What Cameron probably would like (C/M X3) only got 6% and C/M/Cg X3 only 14% so it’s probably that a 5 X 3 format would be the winner. And this poll was taken when the Greens were polling lower than at the moment and UKIP no worse. And I also think there was some polling from other pollsters that supported a 5 X 3 option.

  25. Sun Politics [email protected]_Politics 5s5 seconds ago

    YouGov/Sun poll tonight – Labour and Tories tied: CON 33%, LAB 33%, LD 8%, UKIP 13%, GRN 7%

  26. UKIP’s New Year decline continues after yesterday’s short blip upwards. With all the Green debate news, at this rate the Greens are going to be ahead of UKIP by the time of the debates. Ofcom would be looking quite silly then.

    (see number cruncher’s graph’s to see what happened to Green VI after the last debate news at the end of last year).

  27. Spearmint

    […] Ofcom requires them to offer the parties equal time

    This is the common perception but it actually isn’t true. According to the Consultation:

    The Ofcom list of major parties is important because our rules on Party Political and Referendum Broadcasts (“the PPRB Rules”) and certain parts of the Broadcasting Code (“the Code”) impose obligations on licensed broadcasters by reference to the major parties on this list.

    Specifically, the PPRB rules require certain licensed broadcasters to offer a minimum of two party election broadcasts to major parties. Section Six of the Code requires broadcasters in their editorial coverage to give “due weight” to coverage of the major parties.

    What being designated a ‘major party’ does is get you a decent chunk of coverage and for your case to be considered seriously by the broadcasters. I should imagine that equality between the top two Parties will (or should) be a given, those with lesser support may not get as much. There were 5 PEBs for Lab and Con last time for example but only 4 for Lib Dem.

  28. Given the amount of favourable publicity DC has received over the past two/three days I imagine Labour will be happy with that.

  29. @Adge3 -“The post that I would question is where Alec says that the deflation in the eurozone will be good for Britain.”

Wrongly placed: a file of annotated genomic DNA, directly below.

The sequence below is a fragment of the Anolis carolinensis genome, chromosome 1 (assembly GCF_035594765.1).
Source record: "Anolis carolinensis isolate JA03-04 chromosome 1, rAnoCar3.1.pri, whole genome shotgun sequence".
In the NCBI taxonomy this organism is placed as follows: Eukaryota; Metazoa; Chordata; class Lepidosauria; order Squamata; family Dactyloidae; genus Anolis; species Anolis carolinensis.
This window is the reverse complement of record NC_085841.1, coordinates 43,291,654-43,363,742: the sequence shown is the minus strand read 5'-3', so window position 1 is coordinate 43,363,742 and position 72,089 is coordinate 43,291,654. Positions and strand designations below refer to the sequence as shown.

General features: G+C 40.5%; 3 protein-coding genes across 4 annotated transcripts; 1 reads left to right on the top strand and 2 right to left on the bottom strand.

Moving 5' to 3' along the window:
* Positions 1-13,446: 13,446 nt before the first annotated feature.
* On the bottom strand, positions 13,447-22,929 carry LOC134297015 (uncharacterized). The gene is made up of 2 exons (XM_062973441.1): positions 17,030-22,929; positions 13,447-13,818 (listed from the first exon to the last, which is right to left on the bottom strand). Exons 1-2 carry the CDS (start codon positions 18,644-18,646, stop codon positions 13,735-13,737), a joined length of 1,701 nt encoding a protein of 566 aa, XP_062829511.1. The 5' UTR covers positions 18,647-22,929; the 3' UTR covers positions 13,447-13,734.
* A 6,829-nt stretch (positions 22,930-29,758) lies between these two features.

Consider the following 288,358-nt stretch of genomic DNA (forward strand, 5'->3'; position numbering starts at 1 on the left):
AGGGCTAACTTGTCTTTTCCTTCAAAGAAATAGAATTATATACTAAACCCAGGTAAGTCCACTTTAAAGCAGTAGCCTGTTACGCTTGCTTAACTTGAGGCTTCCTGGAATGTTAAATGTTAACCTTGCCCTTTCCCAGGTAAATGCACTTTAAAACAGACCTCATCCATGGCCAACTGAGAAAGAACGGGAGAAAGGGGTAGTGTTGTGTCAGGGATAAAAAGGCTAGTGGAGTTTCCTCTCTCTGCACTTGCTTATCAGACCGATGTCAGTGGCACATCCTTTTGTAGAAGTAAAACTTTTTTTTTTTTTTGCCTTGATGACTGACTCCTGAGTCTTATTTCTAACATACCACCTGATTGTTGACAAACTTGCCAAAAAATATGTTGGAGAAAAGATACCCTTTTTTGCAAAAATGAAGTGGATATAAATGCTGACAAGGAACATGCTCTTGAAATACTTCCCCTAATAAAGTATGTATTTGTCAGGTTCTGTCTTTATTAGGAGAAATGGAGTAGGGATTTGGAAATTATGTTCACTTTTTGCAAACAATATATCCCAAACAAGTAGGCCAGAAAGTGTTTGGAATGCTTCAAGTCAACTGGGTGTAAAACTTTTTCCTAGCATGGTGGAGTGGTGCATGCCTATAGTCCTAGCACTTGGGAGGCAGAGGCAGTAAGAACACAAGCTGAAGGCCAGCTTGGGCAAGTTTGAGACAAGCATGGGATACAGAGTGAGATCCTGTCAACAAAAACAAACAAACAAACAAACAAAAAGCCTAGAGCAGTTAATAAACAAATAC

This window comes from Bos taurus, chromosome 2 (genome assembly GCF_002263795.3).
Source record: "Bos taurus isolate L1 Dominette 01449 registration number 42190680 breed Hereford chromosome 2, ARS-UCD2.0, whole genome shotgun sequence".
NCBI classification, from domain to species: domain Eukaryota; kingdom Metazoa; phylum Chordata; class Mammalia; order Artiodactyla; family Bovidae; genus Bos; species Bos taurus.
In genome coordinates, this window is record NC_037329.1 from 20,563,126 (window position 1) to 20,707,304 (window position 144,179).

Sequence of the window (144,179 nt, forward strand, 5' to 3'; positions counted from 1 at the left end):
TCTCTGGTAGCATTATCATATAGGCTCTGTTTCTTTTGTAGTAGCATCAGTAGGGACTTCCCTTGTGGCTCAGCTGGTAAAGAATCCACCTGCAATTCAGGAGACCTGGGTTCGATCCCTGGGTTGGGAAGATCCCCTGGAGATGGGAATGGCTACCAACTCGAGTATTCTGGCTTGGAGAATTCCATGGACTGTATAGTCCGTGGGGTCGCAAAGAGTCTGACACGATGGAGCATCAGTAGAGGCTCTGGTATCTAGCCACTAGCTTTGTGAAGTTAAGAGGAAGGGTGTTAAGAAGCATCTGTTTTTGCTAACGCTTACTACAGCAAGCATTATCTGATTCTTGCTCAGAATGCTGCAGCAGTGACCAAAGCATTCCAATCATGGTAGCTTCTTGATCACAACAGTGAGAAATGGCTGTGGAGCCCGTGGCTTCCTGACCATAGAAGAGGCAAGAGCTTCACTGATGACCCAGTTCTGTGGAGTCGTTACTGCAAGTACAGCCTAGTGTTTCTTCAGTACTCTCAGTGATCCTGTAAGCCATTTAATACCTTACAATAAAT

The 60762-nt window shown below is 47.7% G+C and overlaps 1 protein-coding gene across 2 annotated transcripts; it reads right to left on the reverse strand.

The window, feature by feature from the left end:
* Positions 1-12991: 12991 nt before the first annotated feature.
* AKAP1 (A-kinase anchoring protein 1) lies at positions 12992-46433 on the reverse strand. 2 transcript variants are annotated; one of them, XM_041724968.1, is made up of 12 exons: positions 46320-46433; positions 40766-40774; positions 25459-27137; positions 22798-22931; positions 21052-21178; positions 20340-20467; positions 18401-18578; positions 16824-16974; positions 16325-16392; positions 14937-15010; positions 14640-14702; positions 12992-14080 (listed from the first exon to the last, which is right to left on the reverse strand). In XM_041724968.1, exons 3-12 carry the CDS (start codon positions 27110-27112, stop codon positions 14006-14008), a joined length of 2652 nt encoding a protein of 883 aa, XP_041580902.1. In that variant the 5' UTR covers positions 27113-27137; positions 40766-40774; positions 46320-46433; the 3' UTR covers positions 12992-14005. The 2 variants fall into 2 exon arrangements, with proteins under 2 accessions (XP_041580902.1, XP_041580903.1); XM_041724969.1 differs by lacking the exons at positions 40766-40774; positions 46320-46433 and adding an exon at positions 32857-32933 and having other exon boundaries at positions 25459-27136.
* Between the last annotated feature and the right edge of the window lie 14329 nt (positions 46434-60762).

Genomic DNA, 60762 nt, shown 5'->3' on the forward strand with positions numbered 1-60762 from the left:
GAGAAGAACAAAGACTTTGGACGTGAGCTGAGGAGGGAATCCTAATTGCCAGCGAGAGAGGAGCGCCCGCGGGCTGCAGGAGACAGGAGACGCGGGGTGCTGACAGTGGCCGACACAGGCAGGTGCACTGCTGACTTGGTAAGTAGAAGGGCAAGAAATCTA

Not too sure how to respond to this, except to say that I don’t think that’s what I actually said. I thought I had said that falling oil prices would be good for UK consumers, in the short term, and could be a VI bonus for the Tories. EZ deflation is bad news all round, as this is our major export market.

    @Roland – “Alec may very well have your respect and the respect of others, but his view back in 2009 that the British economy was fine and now it is waiting to collapse any day soon, rather puts me in the doubter class.

    Furthermore he argued long and hard, that Labour would win in 2010.
    These things make me think he follows an agenda rather than logic.”

    Hmmm. Best put your bib back on because you’re dribbling again. Senility must be a cruel master.

    In 2009 I never predicted a Labour win, just that Cameron might surprise people and not get the massive majority that everyone had penciled in. I was also clear that the economy was in bad shape.

    I posted in the last couple of days that the UK economy continues to grow, albeit at a slower pace, and while confidence is falling relatively sharply, recession seems a long way off, so obviously either your shorter term memory is failing or you forgot your reading glasses again.

  30. The narrative around the greens is ott. Ahead of libs in a few you gov polls but not in most other polls. Urban myth being created

  31. Interesting gamble on these debates from Cameron. My gut feeling is that reference to past elections to try and imagine whether debates will happen or not is of limited use, as we are now in the internet age.

    Even in 2010, the idea of a live online debate was a bit offbeat, but it’s now mainstream. With the unregulated print media having a heavy online presence, I doubt that the traditional broadcasters have the same stranglehold on election debates, so ‘the rules’ will be far harder for leaders to dictate.

    We are effectively now in multi party politics (remember the debate about whether the Lib Dems should be included?) so I suspect the chances on one of the leaders being able to scupper the debates by refusing to appear is limited. I don’t think the empty chair scenario is as unlikely as some think, although the medium might not be broadcast TV.

  32. And amidst all the fluff, we have a third YG poll showing a tightening. This does look now like the sight widening before Christmas has reverted, although some other companies polls are needed before we can say for sure.

  33. @Number Cruncher

    Thanks for the interesting and very well presented graphs.

    I think the key ones that stood out for me were

    -the ‘house effects’ one “the pollsters just can’t agree where the parties stand” – big 2 somewhere between 60 and 70%, and the smaller parties all over the place. Hopefully we see these gaps narrowing as the election gets closer like we saw in Scotland referendum polls.